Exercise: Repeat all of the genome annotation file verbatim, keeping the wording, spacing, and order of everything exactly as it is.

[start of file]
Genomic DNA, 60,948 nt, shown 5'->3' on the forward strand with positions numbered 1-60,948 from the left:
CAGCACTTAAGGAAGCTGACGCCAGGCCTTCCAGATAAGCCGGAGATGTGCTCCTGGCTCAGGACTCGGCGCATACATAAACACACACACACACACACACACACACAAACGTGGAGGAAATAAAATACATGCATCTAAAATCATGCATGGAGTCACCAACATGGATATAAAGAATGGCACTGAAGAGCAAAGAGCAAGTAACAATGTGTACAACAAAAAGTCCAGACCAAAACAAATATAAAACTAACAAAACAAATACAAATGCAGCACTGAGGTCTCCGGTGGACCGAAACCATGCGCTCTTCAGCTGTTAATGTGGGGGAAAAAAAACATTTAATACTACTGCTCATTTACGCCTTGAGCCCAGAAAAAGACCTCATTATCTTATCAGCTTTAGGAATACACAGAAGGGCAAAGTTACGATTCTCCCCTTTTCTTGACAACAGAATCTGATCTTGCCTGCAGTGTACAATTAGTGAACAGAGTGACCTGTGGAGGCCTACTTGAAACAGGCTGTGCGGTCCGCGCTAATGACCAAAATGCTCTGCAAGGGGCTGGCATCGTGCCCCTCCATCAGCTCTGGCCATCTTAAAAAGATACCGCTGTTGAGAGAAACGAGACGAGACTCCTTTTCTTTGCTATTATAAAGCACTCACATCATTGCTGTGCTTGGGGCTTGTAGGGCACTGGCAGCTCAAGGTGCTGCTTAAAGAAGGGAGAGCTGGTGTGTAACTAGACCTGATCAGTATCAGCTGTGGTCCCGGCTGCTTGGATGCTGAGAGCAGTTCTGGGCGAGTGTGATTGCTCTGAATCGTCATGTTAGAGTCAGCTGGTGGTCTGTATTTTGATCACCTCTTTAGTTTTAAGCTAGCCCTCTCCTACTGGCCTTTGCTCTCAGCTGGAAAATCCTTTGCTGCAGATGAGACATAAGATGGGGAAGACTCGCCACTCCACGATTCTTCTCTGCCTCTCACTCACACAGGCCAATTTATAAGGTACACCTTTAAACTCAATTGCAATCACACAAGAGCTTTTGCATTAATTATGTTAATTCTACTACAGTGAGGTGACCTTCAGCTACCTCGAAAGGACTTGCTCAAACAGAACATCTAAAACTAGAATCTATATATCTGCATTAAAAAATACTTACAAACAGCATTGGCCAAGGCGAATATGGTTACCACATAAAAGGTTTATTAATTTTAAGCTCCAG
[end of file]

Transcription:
Genomic DNA, 60,948 nt, shown 5'->3' on the forward strand with positions numbered 1-60,948 from the left:
CAGCACTTAAGGAAGCTGACGCCAGGCCTTCCAGATAAGCCGGAGATGTGCTCCTGGCTCAGGACTCGGCGCATACATAAACACACACACACACACACACACACACAAACGTGGAGGAAATAAAATACATGCATCTAAAATCATGCATGGAGTCACCAACATGGATATAAAGAATGGCACTGAAGAGCAAAGAGCAAGTAACAATGTGTACAACAAAAAGTCCAGACCAAAACAAATATAAAACTAACAAAACAAATACAAATGCAGCACTGAGGTCTCCGGTGGACCGAAACCATGCGCTCTTCAGCTGTTAATGTGGGGGAAAAAAAACATTTAATACTACTGCTCATTTACGCCTTGAGCCCAGAAAAAGACCTCATTATCTTATCAGCTTTAGGAATACACAGAAGGGCAAAGTTACGATTCTCCCCTTTTCTTGACAACAGAATCTGATCTTGCCTGCAGTGTACAATTAGTGAACAGAGTGACCTGTGGAGGCCTACTTGAAACAGGCTGTGCGGTCCGCGCTAATGACCAAAATGCTCTGCAAGGGGCTGGCATCGTGCCCCTCCATCAGCTCTGGCCATCTTAAAAAGATACCGCTGTTGAGAGAAACGAGACGAGACTCCTTTTCTTTGCTATTATAAAGCACTCACATCATTGCTGTGCTTGGGGCTTGTAGGGCACTGGCAGCTCAAGGTGCTGCTTAAAGAAGGGAGAGCTGGTGTGTAACTAGACCTGATCAGTATCAGCTGTGGTCCCGGCTGCTTGGATGCTGAGAGCAGTTCTGGGCGAGTGTGATTGCTCTGAATCGTCATGTTAGAGTCAGCTGGTGGTCTGTATTTTGATCACCTCTTTAGTTTTAAGCTAGCCCTCTCCTACTGGCCTTTGCTCTCAGCTGGAAAATCCTTTGCTGCAGATGAGACATAAGATGGGGAAGACTCGCCACTCCACGATTCTTCTCTGCCTCTCACTCACACAGGCCAATTTATAAGGTACACCTTTAAACTCAATTGCAATCACACAAGAGCTTTTGCATTAATTATGTTAATTCTACTACAGTGAGGTGACCTTCAGCTACCTCGAAAGGACTTGCTCAAACAGAACATCTAAAACTAGAATCTATATATCTGCATTAAAAAATACTTACAAACAGCATTGGCCAAGGCGAATATGGTTACCACATAAAAGGTTTATTAATTTTAAGCTCCAG